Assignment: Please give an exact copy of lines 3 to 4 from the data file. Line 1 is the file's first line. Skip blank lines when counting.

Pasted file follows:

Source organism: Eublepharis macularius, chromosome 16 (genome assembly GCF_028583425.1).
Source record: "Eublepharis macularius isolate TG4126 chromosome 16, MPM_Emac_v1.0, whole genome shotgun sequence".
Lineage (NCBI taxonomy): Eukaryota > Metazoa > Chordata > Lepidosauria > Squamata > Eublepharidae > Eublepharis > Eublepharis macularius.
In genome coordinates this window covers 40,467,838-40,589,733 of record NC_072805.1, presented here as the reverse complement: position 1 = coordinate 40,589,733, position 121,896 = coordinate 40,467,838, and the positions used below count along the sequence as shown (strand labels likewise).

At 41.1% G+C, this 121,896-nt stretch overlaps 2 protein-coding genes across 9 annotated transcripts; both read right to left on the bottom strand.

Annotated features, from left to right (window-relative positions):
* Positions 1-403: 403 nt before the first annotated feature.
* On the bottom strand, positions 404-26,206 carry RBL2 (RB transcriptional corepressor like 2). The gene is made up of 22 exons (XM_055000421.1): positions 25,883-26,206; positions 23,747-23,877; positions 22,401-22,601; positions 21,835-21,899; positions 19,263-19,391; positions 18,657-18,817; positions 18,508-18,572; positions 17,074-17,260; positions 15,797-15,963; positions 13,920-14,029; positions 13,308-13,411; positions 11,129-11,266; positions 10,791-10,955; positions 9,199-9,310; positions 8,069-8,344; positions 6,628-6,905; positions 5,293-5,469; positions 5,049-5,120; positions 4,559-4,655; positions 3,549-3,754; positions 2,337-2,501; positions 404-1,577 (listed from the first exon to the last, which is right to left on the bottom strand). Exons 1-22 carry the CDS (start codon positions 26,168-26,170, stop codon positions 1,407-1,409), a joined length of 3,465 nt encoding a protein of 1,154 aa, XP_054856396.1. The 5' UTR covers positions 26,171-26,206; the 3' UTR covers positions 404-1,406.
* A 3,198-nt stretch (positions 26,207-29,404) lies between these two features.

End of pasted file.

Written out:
Lineage (NCBI taxonomy): Eukaryota > Metazoa > Chordata > Lepidosauria > Squamata > Eublepharidae > Eublepharis > Eublepharis macularius.
In genome coordinates this window covers 40,467,838-40,589,733 of record NC_072805.1, presented here as the reverse complement: position 1 = coordinate 40,589,733, position 121,896 = coordinate 40,467,838, and the positions used below count along the sequence as shown (strand labels likewise).